3 min read

Self Driving Cars and Automation

When we talk about Self-Driving Cars (SDC) or Autonomous Vehicles (AV), what exactly do we mean?

At a high level, this question seems kind of self explanatory: a self-driving car is one that drives itself, autonomously. But what does autonomy imply? What systems or sub-systems of the vehicle are autonomous? Can it, for example, see what is around? Pedestrians, other vehicles, obstacles, road signs? Can it maneuver itself around bends and turns and traffic lights, is that autonomy? Can it brake safely? Does that count? What is “safe” mean?

To answer exactly these questions, there’s a framework from [SAE International] (https://saemobilus.sae.org/content/j3016_201401) that defines distinctive levels of autonomy and what these imply.

Levels of Autonomy

SAE Levels of Autonomy
SAE Levels of Autonomy
  • Level 0: No Automation Nothing is automated. All controls are human (driver) controlled: steering, braking, throttle (gas pedal), etc.

  • Level 1: Driver Assistance Most functions are driver controlled, but some specific functions (e.g. steering, braking) are automated. Example: anti-lock brakes.

  • Level 2: Partial Automation At least one driver assistance system of “both steering and acceleration/ deceleration using information about the driving environment” is automated. Example: adaptive cruise control, or lane centering. The driver is still in control, and must be ready to take over the vehicle at any time.

  • Level 3: Conditional Automation Drivers are required in the vehicle, but are able to completely shift safety critical functions to the vehicle, under certain conditions. The driver is still required, but is not required to monitor the environment continuously. The driver may be required to take over at any time though.

  • Level 4: High Automation This is colloquially referred to as the “self-driving” mode. The vehicle can drive autonomously and perform safety critical functions and monitor driving conditions. However, it does not mean under all circumstances, e.g. driving under snowy or stormy conditions, etc. In these situations, a human driver is required.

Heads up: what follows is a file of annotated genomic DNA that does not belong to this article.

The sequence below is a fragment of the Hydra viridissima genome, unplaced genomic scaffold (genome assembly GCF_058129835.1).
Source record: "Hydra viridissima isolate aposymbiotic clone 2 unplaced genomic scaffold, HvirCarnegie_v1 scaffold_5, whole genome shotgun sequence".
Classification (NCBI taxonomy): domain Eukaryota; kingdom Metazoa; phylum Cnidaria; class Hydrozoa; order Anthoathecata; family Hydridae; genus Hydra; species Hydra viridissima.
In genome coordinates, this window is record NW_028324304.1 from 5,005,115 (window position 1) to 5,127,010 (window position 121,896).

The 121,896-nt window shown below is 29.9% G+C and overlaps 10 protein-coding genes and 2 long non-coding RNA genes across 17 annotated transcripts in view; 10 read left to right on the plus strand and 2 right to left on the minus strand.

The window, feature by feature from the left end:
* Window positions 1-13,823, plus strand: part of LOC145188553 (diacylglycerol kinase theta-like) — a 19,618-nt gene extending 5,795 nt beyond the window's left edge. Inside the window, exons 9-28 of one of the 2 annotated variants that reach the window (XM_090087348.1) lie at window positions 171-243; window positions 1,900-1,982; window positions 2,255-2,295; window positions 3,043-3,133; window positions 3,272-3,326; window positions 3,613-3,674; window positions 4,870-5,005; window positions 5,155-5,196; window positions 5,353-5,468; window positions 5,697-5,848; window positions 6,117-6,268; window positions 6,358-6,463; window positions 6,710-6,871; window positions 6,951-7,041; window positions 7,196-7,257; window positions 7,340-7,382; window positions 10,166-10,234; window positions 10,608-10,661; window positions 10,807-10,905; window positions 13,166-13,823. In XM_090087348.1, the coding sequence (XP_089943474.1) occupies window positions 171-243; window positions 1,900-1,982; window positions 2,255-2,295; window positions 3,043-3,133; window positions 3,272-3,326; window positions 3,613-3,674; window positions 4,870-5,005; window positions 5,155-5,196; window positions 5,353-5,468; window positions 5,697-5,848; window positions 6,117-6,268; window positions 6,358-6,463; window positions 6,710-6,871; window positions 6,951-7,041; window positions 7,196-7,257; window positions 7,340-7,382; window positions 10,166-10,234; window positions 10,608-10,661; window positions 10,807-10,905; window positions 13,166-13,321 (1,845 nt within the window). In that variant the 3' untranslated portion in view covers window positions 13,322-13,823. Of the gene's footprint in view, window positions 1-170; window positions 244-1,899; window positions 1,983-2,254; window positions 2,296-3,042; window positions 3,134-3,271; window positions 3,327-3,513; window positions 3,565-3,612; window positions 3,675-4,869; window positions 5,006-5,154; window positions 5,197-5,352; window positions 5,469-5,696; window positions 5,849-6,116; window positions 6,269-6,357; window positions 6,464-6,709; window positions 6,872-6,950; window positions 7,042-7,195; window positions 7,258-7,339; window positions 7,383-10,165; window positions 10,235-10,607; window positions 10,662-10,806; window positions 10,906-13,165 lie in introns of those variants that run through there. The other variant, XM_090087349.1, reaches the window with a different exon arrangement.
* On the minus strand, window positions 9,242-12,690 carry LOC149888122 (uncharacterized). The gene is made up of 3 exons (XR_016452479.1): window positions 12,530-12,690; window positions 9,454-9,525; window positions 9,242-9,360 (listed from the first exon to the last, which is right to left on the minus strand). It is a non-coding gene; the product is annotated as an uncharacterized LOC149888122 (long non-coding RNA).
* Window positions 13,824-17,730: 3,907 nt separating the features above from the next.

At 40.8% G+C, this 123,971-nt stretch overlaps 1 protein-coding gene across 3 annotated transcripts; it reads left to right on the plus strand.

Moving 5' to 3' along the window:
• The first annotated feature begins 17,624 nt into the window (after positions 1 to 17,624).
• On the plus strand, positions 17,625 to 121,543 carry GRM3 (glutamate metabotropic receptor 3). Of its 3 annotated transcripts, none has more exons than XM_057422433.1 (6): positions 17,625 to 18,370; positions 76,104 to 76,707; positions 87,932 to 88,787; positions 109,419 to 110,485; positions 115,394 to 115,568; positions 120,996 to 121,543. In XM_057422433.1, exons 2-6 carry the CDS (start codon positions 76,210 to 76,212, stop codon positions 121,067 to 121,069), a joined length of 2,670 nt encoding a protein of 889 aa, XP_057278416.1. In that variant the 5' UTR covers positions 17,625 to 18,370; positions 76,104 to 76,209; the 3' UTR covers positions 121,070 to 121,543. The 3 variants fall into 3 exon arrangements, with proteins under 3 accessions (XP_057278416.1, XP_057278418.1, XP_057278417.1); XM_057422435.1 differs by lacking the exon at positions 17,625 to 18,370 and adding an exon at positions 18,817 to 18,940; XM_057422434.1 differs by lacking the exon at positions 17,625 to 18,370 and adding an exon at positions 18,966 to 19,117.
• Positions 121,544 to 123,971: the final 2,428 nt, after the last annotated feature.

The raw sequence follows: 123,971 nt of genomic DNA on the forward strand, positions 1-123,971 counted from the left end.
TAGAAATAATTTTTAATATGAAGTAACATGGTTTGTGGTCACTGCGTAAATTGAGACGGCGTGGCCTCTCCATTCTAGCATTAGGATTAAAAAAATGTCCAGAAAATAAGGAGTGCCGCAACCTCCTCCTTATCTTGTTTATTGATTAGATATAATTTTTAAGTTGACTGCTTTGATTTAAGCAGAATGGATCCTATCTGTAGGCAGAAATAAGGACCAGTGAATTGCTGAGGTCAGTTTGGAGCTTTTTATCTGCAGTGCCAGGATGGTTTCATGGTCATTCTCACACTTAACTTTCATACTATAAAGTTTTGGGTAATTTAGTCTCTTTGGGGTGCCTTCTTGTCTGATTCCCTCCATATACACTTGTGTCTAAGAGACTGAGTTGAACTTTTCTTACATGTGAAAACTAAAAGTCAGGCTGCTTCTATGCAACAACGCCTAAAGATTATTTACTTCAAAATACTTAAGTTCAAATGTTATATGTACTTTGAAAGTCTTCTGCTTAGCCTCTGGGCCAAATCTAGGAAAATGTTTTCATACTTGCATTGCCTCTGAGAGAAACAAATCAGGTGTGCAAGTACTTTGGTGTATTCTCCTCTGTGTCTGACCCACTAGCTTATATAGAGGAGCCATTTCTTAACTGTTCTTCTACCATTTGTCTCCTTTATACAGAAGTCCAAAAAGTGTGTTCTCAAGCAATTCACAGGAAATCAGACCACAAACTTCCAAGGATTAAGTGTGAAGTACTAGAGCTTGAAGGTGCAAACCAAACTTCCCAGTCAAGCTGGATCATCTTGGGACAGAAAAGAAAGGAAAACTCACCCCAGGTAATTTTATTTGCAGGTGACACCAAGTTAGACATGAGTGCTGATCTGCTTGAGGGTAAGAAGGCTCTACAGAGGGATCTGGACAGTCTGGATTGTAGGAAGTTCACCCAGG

• Level 5: Full Automation This means all functions are performed by the vehicle, under all driving conditions, including driving under extreme conditions. This is considered the holy grail of autonomy.

So, where are we today? There’s a lot of progress being made by various companies, but my estimate is we are somewhere near Level 3, and getting closer to Level 4 (in the next 5 years or so).

The above framework is good for policy discussions, such as for regulating SDC/AVs on the road, performing tests both real-world or otherwise, comparing vehicular capabilities, and perhaps for marketing purposes. However, this framework is not particularly useful from an engineering design perspective.

Lex Fridman at MIT introduces a different perspective. He proposes the following framework for autonomy:

Human-centered Autonomy In this, the AI (automated functions) is not fully responsible, across features/functions such as “availability” (when/where is automation available), e.g. highway driving, traffic, sensor-based control, how many seconds available for human-intervention (1 second, 10 seconds, etc)

Full Autonomy In this, AI is fully responsible, and no human intervention is necessary, there is no tele-operation (human remote control), there’s no 10-second take over rule (AI can ask human to take over, but not guaranteed to receive it), and humans can choose to take over.

Human Autonomy vs Full AI
Human Autonomy vs Full AI

(credit: Lex Fridman, MIT)